Doug Wright was a highly respected and dearly loved adjunct professor who taught humanities courses for many years at several colleges in Utah. As a so-called part-time faculty member who had the same responsibilities to students as any full-time faculty member, he was given only temporary assignments, sub-professional pay, and was not eligible for health insurance. When he was diagnosed with cancer in May 2009, he spent his life savings on treatment.
A close friend, Paul Babin, made a film about his struggle. The film, The Place Beneath, was an appeal to the country to make health care accessible to all people who need it.
In an epilogue to the film, Babin describes a party that Doug and his friends held in early November 2009. The film had found a home on the internet, and as he celebrated six months of a hard-fought fight, Doug was to learn that Vice President Joe Biden had seen the film and had been moved to write to him expressing his thanks. The day after the party, Doug also learned that the Affordable Care Act was soon to become law.
Four years later, higher education has failed to learn Doug's eloquent lesson. An alarming number of colleges are not extending healthcare to the faculty who constitute the majority of the teaching professionals on their campuses and who are educating the majority of the students (usually the most vulnerable remedial and first-year students).
Instead, these colleges are reducing "part-time" faculty members' assignments. Because faculty are not hourly workers, this is meant to guarantee that these professors will not be eligible for employer-provided healthcare. It will also reduce these professors' incomes just when they will be responsible for purchasing their own insurance under the new law. Only one institution in the country, Allegheny Community College, has declared its intention to raise adjunct wages while reducing workload in order to compensate for the lost income.
In other words, rather than fulfilling their responsibility under the letter and spirit of the law, most colleges are instead employing legal loopholes and manipulating definitions of faculty work in order to avoid it. Many institutions claim that the only way they could afford to provide health insurance to adjunct faculty would be by drastically raising tuition.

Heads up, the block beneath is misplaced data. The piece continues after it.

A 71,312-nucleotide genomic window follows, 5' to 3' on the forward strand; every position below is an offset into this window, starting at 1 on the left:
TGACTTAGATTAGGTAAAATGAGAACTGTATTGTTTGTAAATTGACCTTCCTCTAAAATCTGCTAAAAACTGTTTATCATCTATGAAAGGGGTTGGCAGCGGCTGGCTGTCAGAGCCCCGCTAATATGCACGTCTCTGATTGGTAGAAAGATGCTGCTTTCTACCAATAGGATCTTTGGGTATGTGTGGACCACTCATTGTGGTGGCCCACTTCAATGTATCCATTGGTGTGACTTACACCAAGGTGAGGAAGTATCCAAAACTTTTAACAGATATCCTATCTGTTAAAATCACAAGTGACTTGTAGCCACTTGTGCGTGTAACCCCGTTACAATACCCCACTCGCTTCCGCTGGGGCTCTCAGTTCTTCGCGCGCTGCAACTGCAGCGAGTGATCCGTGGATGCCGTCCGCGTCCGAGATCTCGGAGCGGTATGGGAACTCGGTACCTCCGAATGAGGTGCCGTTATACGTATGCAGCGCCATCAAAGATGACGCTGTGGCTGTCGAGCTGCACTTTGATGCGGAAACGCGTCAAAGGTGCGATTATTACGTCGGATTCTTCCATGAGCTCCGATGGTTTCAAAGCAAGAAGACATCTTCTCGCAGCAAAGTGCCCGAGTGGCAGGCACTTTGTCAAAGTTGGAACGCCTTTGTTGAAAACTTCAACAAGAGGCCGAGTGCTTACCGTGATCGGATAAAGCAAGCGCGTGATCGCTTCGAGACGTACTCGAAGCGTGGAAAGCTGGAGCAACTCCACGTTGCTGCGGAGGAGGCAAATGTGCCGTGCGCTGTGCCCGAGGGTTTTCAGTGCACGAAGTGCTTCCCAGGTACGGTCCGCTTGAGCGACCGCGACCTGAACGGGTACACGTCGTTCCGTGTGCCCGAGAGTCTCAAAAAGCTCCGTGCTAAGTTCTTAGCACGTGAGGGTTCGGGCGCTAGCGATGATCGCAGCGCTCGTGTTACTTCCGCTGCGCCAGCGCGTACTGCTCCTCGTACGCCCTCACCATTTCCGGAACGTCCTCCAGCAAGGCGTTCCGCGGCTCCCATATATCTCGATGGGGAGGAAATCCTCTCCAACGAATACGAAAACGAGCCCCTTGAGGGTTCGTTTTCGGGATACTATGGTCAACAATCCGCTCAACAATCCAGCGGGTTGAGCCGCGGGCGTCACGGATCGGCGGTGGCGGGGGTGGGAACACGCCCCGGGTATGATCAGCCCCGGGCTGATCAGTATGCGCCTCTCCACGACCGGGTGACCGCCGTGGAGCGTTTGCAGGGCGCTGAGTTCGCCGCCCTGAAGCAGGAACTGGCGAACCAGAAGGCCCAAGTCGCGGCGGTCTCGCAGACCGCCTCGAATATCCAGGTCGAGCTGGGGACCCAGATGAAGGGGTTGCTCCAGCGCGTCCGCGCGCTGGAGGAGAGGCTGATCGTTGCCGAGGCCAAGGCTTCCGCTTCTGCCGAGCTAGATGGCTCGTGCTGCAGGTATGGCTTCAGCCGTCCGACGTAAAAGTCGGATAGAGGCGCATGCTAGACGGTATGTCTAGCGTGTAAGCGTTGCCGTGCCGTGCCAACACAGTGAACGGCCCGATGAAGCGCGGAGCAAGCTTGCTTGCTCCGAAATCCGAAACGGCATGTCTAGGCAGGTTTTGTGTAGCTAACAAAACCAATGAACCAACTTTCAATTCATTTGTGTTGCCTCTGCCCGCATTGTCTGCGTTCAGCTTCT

As the Campaign for the Future of Higher Education(CFHE) has pointed out, however, such statements are not only false but they inappropriately pit students’ rights to affordable, quality education against their professors’ rights to affordable, quality healthcare.
The ramifications of these institutional responses to this law are wide-ranging. The effects on educational quality will be staggering, since so-called part-time faculty constitute over half the faculty workforce, 70 percent or more at community colleges nationwide.
The Affordable Care Act mandates employer-provided healthcare to any employee who works 30 hours or more, so many colleges are claiming that professors do—or should do—no more than one hour of work outside of class for every hour they are in class. Not only does this misrepresent what professors actually do, and should do, but as faculty members take on more work to make up for the reduction in income, they will have even less time available to students.
Finally, the reduction in income will also make many more adjunct faculty eligible for public assistance than already are, and will directly affect their eligibility for public student loan forgiveness, to which the 30-hour threshold also applies.
Faculty advocates have begun to make the IRS aware of the effects of these institutional responses to the ACA. In reply, the IRS has issued preliminary guidelines that warn colleges not to misrepresent the amount of work that professors actually do in determining their eligibility for insurance.
As the agency finalizes its guidelines, both it and the institutions it oversees should remember the lessons that Doug Wright lived and taught. Doug died on November 29, 2009 thinking that the Affordable Care Act would ensure that no American citizen would ever have to endure the pain and indignity of fighting a potentially deadly disease without health insurance. As a teacher deeply committed to his students, his community, and his country, he turned the last six months of his life into the ultimate teaching moment.
He could have left quietly and privately. Instead he made his experience into a lesson about dignity and responsibility, recognizing that, in the words of the Campaign for the Future of Higher Education, "access to medical care, like access to education, is fundamental to a just society."
Related Stories on TakePart:
Maria Maisto is a once and future adjunct professor, president of the national nonprofit advocacy group New Faculty Majority and the executive director of the New Faculty Majority Foundation. She is co-author of the report “Who is Professor ‘Staff’ and how can this person teach so many classes?” as well as several other publications on the effect of faculty hiring practices on the quality of higher education.